Talal Zaman Abbasi - Software Engineer
CEO Bit Technologies - Best Digital Marketing Specialist in Pakistan
Talal Zaman Abbasi - Software Engineer
CEO Bit Technologies - Best Digital Marketing Specialist in Pakistan

Blog Post

How to Add Custom Buttons to a Date Picker in Flatpickr

January 17, 2024 Design
How to Add Custom Buttons to a Date Picker in Flatpickr

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If you’ve ever had to use a date picker in a web frontend project, chances are that you’ve used flatpickr.

For the unacquainted, flatpickr is one of the most popular date picker libraries in the open source-verse. It’s framework-agnostic, highly customizable, and lightweight.

I recently had to use it in a Next.js codebase and there was a peculiar use case I had. The built-in behavior is that dates are applied immediately when selected, and thereafter the date picker disappears.

What I really wanted, however, was to be able to pick dates and not have the modal disappear the moment I did so. I wanted to be able to keep picking dates and only have it applied when I clicked on an “Apply” button. I also wanted a “Clear” button to clear applied dates.

Ordinarily, flatpickr’s API has methods you can work with to get these functionalities, but you won’t get buttons on the date picker itself.

Even while there is a plugin that adds a button to the date picker to manually apply dates, it doesn’t work for date ranges (which was what I needed it for) and the button’s look didn’t really blend with the overall theme of the app I was building.

I had no other option but to come up with my own solution. But how do you get your own buttons to appear on flatpickr’s date picker?

How to Set Up flatpickr

First things first, install the package:

npm install flatpickr

Next, you need a DatePicker component that will encapsulate the custom date picker and make it reusable. This component should have an onChange prop which will be passed a callback that will be called whenever a date is applied:

// DatePicker.tsx

const DatePicker: React.FC<DatePickerProps> = ({ onChange }) => {
  return <div></div>
}

export default DatePicker

interface DatePickerProps {
  onChange: (date: Date[]) => void
}

Next, you’ll need to set up flatpickr itself. You’re going to bring in some exports from the flatpickr package. In the markup, you’ll add a text input element, which will be the date picker input, and pass it an element ref variable that’ll be used to instantiate the flatpickr instance with a couple of configuration options:

// DatePicker.tsx

import { ElementRef, useEffect, useRef, useState } from "react"
import flatpickr from "flatpickr"

import { Instance as Flatpickr } from "flatpickr/dist/types/instance"
import "flatpickr/dist/flatpickr.min.css"

const DatePicker: React.FC<DatePickerProps> = ({ onChange }) => {
  const [flatpickrInstance, setFlatpickrInstance] = useState<Flatpickr>()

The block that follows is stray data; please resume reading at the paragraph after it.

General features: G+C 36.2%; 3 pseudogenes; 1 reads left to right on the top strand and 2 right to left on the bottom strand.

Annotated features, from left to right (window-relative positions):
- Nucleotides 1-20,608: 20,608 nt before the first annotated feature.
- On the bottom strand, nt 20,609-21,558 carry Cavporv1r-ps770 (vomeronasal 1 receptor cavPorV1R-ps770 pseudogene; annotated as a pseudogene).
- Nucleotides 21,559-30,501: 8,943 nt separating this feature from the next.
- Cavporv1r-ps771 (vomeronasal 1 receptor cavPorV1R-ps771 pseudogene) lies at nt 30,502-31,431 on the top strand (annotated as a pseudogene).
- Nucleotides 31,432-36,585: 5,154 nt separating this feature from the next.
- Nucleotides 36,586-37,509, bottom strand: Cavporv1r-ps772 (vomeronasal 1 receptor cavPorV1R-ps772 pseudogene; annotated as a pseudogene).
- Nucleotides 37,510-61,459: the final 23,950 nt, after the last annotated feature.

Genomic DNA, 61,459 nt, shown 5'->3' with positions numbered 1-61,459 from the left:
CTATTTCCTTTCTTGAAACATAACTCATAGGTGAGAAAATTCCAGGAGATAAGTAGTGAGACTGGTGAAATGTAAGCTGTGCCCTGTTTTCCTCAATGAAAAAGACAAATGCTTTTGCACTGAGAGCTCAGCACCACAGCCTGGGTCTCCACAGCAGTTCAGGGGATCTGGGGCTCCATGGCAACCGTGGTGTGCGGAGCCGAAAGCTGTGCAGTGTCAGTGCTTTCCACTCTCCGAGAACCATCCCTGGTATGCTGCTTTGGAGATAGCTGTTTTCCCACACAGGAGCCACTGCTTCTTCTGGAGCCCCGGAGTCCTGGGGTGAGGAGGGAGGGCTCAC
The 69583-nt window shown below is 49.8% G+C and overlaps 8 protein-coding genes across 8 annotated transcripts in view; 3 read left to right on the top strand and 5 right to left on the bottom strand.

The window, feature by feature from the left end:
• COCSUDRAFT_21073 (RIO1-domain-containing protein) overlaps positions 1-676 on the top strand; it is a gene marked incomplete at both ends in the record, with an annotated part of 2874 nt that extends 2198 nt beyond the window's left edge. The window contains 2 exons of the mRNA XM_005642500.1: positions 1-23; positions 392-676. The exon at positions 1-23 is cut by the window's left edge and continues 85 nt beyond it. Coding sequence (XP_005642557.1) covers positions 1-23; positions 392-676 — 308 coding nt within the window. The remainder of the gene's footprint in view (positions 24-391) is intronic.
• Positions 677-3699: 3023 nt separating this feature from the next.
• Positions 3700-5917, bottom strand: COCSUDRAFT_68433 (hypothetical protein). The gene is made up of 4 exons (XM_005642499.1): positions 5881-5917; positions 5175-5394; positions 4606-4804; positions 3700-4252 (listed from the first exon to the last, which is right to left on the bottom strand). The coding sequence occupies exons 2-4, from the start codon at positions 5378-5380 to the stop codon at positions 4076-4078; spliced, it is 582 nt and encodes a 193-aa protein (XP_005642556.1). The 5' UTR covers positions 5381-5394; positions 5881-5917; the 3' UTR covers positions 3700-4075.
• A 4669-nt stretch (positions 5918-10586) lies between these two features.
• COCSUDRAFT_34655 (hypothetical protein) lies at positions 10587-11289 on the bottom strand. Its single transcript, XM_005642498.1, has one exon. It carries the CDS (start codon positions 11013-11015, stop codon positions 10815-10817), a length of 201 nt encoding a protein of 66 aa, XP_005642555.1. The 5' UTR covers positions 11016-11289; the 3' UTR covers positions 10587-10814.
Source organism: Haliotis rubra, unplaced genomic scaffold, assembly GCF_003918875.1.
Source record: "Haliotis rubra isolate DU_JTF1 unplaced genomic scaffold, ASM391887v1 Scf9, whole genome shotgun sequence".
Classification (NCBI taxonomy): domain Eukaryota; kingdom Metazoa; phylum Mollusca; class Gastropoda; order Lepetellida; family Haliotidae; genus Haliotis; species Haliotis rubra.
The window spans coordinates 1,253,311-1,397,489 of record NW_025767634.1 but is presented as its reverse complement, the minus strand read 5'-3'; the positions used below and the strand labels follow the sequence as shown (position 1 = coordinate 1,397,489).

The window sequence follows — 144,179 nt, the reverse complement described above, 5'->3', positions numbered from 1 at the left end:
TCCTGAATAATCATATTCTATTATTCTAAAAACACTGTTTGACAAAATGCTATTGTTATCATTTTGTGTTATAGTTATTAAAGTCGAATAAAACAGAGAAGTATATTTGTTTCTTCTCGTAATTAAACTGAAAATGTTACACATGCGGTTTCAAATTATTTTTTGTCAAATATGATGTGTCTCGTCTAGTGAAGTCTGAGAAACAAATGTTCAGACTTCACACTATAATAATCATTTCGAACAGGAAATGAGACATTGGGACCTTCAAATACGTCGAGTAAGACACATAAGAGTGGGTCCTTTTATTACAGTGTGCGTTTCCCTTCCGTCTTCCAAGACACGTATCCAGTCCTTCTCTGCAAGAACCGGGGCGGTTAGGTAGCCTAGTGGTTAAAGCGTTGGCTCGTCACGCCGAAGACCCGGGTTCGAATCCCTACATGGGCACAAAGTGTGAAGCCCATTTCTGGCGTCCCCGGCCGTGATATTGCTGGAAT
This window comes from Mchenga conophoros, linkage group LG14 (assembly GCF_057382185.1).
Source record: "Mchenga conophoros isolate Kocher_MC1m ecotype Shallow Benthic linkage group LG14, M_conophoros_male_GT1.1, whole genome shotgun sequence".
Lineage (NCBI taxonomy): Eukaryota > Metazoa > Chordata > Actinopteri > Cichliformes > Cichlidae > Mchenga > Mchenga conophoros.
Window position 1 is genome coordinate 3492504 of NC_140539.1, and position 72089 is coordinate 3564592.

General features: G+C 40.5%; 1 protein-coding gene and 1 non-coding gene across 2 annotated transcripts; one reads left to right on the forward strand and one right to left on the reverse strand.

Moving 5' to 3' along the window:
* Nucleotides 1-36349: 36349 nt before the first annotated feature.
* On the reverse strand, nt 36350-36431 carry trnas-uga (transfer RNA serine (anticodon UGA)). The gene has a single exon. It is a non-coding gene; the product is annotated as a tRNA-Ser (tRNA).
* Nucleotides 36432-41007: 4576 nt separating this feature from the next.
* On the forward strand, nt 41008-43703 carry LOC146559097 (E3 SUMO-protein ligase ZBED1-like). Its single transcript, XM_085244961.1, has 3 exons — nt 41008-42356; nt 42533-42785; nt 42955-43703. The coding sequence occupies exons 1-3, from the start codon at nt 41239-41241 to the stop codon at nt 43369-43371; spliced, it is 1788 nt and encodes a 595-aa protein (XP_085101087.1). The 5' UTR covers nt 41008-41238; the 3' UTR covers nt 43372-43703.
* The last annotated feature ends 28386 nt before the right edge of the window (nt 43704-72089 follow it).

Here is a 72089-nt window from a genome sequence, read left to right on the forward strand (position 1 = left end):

const datePickerRef = useRef<ElementRef<"input">>(null)

  useEffect(() => {
    if (datePickerRef.current) {
      const flatpickrInstance = flatpickr(datePickerRef.current, {
        static: true,
        closeOnSelect: false,
      })
      
      setFlatpickrInstance(flatpickrInstance)
    }
    
    return () => flatpickrInstance?.destroy()
  }, [])

  return (
    <div>
      <input ref={datePickerRef} type="text" placeholder="Select date..." />
    </div>
  )
}
...

For the configuration options, static is set to true so the date picker modal is anchored to the date picker input and closeOnSelect is false so the date picker modal doesn’t disappear when a date is selected.

This is how the date picker looks so far:
Screenshot-2024-01-14-153953

How to Add the Buttons

We’ve arrive at the main attraction of the day. From the snippet below, you’ll notice two new imports: createPortal from react-dom and a pre-styled Button component. createPortal is going to play a very special role as you’ll see.

// DatePicker.tsx

import { ElementRef, useEffect, useRef, useState } from "react"
import { createPortal } from "react-dom"
import flatpickr from "flatpickr"
import Button from "./Button"

import { Instance as Flatpickr } from "flatpickr/dist/types/instance"
import "flatpickr/dist/flatpickr.min.css"

...

Moving on to the body of the DatePicker component, you’ll notice some changes too.

There’s dates which will store selected date(s) (or an empty array if no date is selected) and applyDate which will hold the callback to call when the ‘Apply’ button is clicked.

In the configuration object, you’ll find two flatpickr hooks: onChange that gets triggered whenever a date is picked and receives an array of the currently selected dates, and onClose that gets triggered when the date picker modal is closed.

Within the body of these hooks are implementations that specify the date picker’s behavior.

// DatePicker.tsx